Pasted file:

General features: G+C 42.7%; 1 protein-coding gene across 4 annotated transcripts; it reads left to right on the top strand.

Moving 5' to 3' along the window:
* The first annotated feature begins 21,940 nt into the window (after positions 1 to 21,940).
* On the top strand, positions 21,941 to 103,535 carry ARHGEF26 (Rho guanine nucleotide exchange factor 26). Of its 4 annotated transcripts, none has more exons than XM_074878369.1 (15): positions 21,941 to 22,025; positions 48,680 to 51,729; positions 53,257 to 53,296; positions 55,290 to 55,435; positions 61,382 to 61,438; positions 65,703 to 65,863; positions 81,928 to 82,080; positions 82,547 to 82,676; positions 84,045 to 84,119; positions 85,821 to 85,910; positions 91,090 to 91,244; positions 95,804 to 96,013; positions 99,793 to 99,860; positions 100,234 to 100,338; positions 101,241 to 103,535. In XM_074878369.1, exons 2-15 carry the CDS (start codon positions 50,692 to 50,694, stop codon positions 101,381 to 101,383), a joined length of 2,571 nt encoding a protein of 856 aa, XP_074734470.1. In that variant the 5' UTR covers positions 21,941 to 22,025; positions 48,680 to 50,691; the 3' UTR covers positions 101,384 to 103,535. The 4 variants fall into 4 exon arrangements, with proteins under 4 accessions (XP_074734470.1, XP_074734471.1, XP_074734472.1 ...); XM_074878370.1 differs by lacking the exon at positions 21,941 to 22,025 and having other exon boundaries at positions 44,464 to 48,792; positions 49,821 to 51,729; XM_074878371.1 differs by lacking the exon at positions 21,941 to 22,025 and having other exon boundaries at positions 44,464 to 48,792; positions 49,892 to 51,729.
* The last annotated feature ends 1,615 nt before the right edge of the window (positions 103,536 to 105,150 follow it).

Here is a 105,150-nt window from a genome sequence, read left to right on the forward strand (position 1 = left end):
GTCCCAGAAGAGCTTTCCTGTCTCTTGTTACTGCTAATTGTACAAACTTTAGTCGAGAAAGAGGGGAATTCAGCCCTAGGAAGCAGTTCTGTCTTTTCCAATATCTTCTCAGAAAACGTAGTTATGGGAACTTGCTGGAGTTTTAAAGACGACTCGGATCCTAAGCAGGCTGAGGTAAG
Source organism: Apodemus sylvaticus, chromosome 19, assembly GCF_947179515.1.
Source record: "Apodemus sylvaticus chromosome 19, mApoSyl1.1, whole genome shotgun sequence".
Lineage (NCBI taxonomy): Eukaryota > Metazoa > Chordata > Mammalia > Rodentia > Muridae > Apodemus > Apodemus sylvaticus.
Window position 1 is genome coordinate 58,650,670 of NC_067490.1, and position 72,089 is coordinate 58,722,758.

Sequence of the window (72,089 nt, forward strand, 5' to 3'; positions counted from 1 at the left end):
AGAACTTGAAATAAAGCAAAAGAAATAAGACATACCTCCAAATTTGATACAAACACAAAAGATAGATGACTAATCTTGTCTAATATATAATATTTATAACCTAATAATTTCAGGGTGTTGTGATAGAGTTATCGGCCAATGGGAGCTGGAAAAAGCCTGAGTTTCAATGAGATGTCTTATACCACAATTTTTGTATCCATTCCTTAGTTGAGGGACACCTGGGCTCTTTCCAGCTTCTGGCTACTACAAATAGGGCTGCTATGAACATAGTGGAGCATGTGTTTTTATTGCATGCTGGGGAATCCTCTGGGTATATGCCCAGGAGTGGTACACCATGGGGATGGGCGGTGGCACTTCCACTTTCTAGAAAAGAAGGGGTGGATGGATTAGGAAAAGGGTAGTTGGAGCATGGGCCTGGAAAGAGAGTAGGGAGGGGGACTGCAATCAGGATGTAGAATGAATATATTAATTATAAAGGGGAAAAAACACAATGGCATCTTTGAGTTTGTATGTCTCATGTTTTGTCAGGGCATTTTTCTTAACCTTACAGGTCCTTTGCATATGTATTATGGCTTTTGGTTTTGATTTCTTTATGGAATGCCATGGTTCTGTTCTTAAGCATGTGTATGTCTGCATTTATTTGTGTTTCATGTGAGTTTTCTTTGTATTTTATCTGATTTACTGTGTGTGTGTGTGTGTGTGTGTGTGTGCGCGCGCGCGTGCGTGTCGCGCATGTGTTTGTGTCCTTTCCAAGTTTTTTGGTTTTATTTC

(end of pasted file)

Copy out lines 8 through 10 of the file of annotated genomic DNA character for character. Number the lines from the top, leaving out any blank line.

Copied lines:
Source organism: Apodemus sylvaticus, chromosome 19, assembly GCF_947179515.1.
Source record: "Apodemus sylvaticus chromosome 19, mApoSyl1.1, whole genome shotgun sequence".
Lineage (NCBI taxonomy): Eukaryota > Metazoa > Chordata > Mammalia > Rodentia > Muridae > Apodemus > Apodemus sylvaticus.